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Thread: HSP - Highly Sensitive People?

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    Default HSP - Highly Sensitive People?

    Hey,

    Anyone seen this article?

    http://www.psychologytoday.com/artic...nd-sensitivity

    Sounds like INFx. Found the article from an INFj's fb page, but I relate to it also in many ways. I think it could lead into some good discussion of how in many ways both INF types sort of fit an emotional/poetic/sensitive stereotype, but cope with it and experience it in very different ways.

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    Have you read the full article? It isn't online yet as it's in the current issue, but it's quite good.

    And yes, I relate very much (though to be honest I feel this excerpt, at least the "attention-grabbing" intro, makes HSPs sound a bit nuts. Not to say it isn't accurate, but I hope my sensitivity is not obvious to *everyone*... though I daresay it often is).

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    Oh yeah, I saw this same sort of thing in Delta a while back. Very interesting stuff, does sound very stereotypically IXFx at first glance.
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    Yes, I think it's more broadly IF than INF.

    Both my ISFj mother and myself are HSP, and I suspect that's actually genetics at play, because I've inherited her anxiety and hypervigilance/overarousal or whatever it's called. We also share low latent inhibition.
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    Hm.

    Also theoretically points to a genetic basis for type. However, the nature/nurture combo is also at work here; a genetic disposition towards HSP can probably be tipped in the direction of any INF type, or any IF type, and less likely (like 9:3:3:1, lol), towards IT and EF types by environment; at least that's what makes sense to me.
    Not a rule, just a trend.

    IEI. Probably Fe subtype. Pretty sure I'm E4, sexual instinctual type, fairly confident that I'm a 3 wing now, so: IEI-Fe E4w3 sx/so. Considering 3w4 now, but pretty sure that 4 fits the best.

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    The full article is on ProQuest if you have access

    I read the anecdotes and thought that it didn't sound like anyone I know, then later on read that HSP applies to around 20% of the population, so I would probably count.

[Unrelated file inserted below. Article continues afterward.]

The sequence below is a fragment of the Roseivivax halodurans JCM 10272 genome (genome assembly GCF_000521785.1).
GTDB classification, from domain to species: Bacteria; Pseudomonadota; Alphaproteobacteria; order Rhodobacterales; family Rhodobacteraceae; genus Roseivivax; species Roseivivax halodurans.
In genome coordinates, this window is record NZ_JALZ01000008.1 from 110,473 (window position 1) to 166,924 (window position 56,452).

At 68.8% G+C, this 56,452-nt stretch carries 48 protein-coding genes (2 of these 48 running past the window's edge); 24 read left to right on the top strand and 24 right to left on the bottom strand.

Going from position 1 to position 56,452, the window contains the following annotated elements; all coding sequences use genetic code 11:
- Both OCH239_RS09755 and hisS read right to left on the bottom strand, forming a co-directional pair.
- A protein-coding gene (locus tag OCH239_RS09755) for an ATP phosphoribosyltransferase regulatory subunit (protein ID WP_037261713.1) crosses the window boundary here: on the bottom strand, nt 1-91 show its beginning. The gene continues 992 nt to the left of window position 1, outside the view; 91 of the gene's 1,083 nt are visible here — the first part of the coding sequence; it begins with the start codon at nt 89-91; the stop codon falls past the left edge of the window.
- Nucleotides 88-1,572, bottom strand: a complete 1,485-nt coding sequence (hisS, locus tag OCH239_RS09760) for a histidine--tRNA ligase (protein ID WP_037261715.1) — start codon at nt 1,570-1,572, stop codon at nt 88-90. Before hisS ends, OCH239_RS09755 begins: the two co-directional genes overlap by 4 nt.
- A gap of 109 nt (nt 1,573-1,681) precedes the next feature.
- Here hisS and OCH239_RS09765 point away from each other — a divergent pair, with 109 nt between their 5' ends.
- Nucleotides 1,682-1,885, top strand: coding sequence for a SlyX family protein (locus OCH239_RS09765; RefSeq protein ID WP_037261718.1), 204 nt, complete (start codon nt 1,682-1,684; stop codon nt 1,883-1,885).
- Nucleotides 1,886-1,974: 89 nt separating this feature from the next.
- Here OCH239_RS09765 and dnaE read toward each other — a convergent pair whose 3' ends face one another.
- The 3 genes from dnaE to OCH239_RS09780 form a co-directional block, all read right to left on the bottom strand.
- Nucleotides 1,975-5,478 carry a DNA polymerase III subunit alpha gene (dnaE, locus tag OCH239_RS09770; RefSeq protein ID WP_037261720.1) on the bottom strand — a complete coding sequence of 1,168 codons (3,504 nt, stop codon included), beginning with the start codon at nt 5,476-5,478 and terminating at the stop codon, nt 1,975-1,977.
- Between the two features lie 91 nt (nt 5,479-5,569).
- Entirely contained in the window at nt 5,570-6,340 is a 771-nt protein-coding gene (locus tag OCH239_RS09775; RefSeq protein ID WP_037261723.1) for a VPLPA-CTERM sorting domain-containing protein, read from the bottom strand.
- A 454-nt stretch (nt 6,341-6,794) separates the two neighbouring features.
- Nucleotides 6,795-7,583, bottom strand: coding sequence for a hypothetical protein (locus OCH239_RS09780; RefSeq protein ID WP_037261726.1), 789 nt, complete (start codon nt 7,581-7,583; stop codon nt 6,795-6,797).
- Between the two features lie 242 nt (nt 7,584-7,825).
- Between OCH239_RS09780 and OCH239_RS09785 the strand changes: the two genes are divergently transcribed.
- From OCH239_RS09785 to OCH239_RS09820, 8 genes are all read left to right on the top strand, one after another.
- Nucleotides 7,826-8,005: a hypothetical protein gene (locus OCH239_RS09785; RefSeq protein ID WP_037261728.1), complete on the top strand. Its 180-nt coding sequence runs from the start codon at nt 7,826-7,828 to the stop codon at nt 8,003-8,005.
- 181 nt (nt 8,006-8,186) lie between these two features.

These are interesting quotes from the article:

    HSPs often have a heightened sense of smell or touch and, say, zero tolerance for itchy fabrics or sudden sounds- reflecting their low threshold for sensory input They complain about things no one else notices; a colleague's deodorant or a scented candle gives them headaches. And there's that damn light buzzing in the otherwise quiet office. An hour or two into a party or other sensory-rich event and they've withdrawn to a corner, a prelude to announcing they need to go home.
    In general, the heavy cognitive demands on all HSPs predispose them to a more reactive than boldly active stance in life. All that sensory input consumes psychic resources for thinking before they take action. Any risks they face are carefully calculated.
    Kagan says his "high reactives" have only one specific kind of sensitivity- "a sensitivity to events in the environment that imply a new challenge."
    One gene variation, the short-short allele of the serotonin transporter S-HTT, has long been associated with a vulnerability to depression and anxiety. Recent data indicate that the very same gene variant brings an array of cognitive benefits including better, and more profitable, decision-making in gambling situations. Aron suspects the allele maybe present in HSPs and could account for their tendency to assess risks thoroughly.


    Thirty "grueling" three-hour interviews later, she was onherwayto creating a 27-item questionnaire that is the benchmark for sensitivity. "I have a rich, complex inner life." Check. "I am made uncomfortable by loud noises." Check.